Texas Monthly Being Texan Book Summary and Review



There is a fearless statement of the obvious in “Being Texan: Essays, Recipes, and Advice for the Lone Star Way of Life”, a book that invites its readers to remember the power and panache of the late Governor of Texas. Anne Richards, before learning about no less than twenty types of tacos.

Released this month, “Being Texan” is the first of several Texas Monthly titles to come in the run up to the magazine’s 50th anniversary in 2023. It is divided into four sections: Identity & Culture, City & Country, Arts & Entertainment . and Food and drink.

In the introduction, titled “What does it mean to be Texan?” Texas Monthly Editor-in-Chief Dan Goodgame addressed the eclectic aspirations of the book, writing, “Our modest goal was to create a knowledgeable and thoughtful sample of the best in the state. has to offer. To that humble end, forty-two editors have been employed to cover fifty-five topics, which cover everything from the various dress codes that make up “Texas chic” to the continued appeal of Selena.

The resulting richness is everywhere, ranging from the frustration of Texas Monthly editor John Nova Lomax over the frequent pronunciation errors of Texas cities (“From Amarila to Wad-a-loop”) to the bittersweet essay by Oscar Casares on Dia de Los Muertos in the time of COVID (“Souls of the Fallen”).

The book goes from silly to serious quickly, and the pace might dethrone some readers who otherwise would simply appreciate the pride that comes from remembering that Texas gave the world Cheetos, Fritos, Doritos, Dr. Pepper, Liquid Paper and the microchip. .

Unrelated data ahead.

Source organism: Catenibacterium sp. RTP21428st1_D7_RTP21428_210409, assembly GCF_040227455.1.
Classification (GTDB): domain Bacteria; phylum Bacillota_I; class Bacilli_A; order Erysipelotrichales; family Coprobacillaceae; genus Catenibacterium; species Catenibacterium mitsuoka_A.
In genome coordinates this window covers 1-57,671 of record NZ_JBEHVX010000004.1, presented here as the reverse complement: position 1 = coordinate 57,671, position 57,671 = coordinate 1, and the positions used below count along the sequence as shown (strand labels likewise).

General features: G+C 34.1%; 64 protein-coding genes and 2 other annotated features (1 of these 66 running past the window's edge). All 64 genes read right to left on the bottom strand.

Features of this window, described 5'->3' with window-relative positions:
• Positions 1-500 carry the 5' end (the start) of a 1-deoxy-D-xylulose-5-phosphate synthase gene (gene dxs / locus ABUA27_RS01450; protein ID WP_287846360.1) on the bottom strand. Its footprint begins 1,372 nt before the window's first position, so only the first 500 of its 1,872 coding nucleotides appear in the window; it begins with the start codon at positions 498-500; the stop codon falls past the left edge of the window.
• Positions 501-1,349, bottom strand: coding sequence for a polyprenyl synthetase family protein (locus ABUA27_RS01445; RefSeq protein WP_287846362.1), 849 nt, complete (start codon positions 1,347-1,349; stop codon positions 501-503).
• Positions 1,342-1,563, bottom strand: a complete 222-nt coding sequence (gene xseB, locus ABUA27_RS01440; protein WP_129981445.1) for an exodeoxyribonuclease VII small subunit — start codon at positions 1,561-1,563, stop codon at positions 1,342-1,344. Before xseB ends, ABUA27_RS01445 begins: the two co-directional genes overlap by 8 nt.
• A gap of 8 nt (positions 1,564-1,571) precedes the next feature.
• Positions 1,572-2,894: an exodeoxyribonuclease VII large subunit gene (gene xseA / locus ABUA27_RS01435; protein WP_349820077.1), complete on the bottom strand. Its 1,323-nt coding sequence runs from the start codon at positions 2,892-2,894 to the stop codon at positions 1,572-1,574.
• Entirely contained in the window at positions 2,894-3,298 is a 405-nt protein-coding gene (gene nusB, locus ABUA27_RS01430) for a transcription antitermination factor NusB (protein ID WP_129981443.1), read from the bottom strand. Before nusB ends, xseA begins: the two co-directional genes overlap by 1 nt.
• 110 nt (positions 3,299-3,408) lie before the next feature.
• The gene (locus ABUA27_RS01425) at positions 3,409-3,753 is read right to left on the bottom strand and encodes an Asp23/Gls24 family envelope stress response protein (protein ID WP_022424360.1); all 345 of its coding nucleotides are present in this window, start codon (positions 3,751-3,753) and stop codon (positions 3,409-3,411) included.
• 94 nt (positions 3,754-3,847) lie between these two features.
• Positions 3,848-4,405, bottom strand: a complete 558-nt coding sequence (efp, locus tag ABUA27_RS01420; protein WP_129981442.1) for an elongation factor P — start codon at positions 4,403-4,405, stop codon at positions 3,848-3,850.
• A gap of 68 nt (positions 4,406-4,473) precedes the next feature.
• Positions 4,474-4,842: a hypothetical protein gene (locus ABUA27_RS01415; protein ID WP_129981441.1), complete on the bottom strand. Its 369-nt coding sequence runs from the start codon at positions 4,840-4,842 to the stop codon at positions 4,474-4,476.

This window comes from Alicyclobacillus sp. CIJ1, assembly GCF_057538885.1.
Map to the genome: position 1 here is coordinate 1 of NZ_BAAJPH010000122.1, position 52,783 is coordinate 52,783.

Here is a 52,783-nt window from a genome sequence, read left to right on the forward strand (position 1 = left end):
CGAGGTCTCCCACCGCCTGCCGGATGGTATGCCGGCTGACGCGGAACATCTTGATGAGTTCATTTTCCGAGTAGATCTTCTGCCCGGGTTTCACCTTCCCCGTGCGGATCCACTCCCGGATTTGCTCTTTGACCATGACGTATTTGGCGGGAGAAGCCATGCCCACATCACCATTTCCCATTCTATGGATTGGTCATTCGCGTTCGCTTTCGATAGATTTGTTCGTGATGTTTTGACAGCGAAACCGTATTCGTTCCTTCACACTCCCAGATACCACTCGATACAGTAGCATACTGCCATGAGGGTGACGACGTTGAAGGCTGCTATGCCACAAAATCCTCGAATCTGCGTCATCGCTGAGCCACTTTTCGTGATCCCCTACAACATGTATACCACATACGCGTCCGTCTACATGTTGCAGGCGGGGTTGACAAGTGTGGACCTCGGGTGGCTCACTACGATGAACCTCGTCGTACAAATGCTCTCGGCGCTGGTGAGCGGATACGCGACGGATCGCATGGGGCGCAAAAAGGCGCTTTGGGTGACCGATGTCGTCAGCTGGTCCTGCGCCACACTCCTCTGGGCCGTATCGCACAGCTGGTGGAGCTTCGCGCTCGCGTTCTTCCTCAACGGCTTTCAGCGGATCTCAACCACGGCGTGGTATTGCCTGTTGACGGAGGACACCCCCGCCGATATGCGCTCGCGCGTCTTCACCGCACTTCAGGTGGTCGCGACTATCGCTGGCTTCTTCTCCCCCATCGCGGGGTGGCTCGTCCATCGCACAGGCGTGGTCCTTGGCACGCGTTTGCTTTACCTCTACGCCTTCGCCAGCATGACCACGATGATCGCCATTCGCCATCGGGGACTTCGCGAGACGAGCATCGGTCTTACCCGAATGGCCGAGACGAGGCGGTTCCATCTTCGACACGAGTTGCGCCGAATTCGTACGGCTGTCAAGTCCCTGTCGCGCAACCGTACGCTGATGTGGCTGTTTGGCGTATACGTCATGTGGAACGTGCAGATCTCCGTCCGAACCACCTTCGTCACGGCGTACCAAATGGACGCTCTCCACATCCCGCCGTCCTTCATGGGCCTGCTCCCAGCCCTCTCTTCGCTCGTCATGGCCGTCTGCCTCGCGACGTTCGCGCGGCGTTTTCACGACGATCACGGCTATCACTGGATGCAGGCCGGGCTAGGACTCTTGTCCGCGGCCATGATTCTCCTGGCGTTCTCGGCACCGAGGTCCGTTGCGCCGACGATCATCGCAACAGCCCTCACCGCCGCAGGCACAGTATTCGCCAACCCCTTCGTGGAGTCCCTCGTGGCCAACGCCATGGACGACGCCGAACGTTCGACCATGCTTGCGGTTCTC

So, in a book that goes from the state’s first example of maintaining a slave republic to an article about collecting San Antonio ghost stories, it perhaps goes without saying that the Chest Essays and beer are the easiest to digest.

“Being Texan” contains, in truth, delicious culinary writings and downright literary.

Joe Galvan’s “Ode to the Raspa” treats the staple of summer crushed ice as nothing less than some sort of edible ambassador of American cuisine. “They serve as an important and necessary reminder of the fluctuating and imprecise words that inhabit American food,” he writes as a professor of semiotics, before becoming poetic about how the raspas embody the innocence of childhood as well as ” the humidity of a July evening found at the bottom of a polystyrene cup.

But readers who are tempted to peruse the section on “The Strong Women of Texas” or “The Evolution of Juneteenth” to get to Paula Forbes’ warning not to skip melted cheese when slow cooking, will have missed an in-depth look at what it means to embrace all the attractive and uncomfortable aspects of the state.

In “A Tale of Two High Schools,” Dan Q. Dao explains how, as a Vietnamese child growing up in Houston, he used the tropes of Texan culture as a tool for survival. “Perhaps for the sake of self-preservation, I fell in love with the golden mythology of Texas, from Alamo folklore to the twang of country music. I wore cowboy boots, showed up for Friday night football games and rarely missed a rodeo, “writes Dao, observing that:” Part of me believed that if I proclaimed my humanity loud enough, I he outsider label would be spared me.

The Texas outsider’s dilemma is ably explored in Skip Hollandsworth’s “Why McMurtry Matter”, a meditation on the ironic popularity of Larry McMurtry, a writer who struggled with his relationship with Texas – especially myths and Hollywood misconceptions surrounding the state. Speaking (in his opinion) about the baffling success of “Lonesome Dove,” McMurtry said:All I wanted was to write a novel that would demystify the West. Instead, he became the main source of Western mythology. Some things you can’t explain.

There is a lot about Texas himself it seems difficult to explain.

But David Courtney, editor of Texas Monthly, does a good job speculating on that rare amalgamation of conservative pride and fearless experimentation that tends to run through the state, when he writes “Texans to believe they have something deep inside that sets them apart, and so that’s kind of what they have.

Despite the superficial accessibility of a book that discusses the cultural significance of Neiman Marcus and the brand’s extreme loyalty to Whataburger, “Being Texan” offers a rare contribution regarding Texas and its citizens, as well as advice handy for breaking a pair of cowboy boots.



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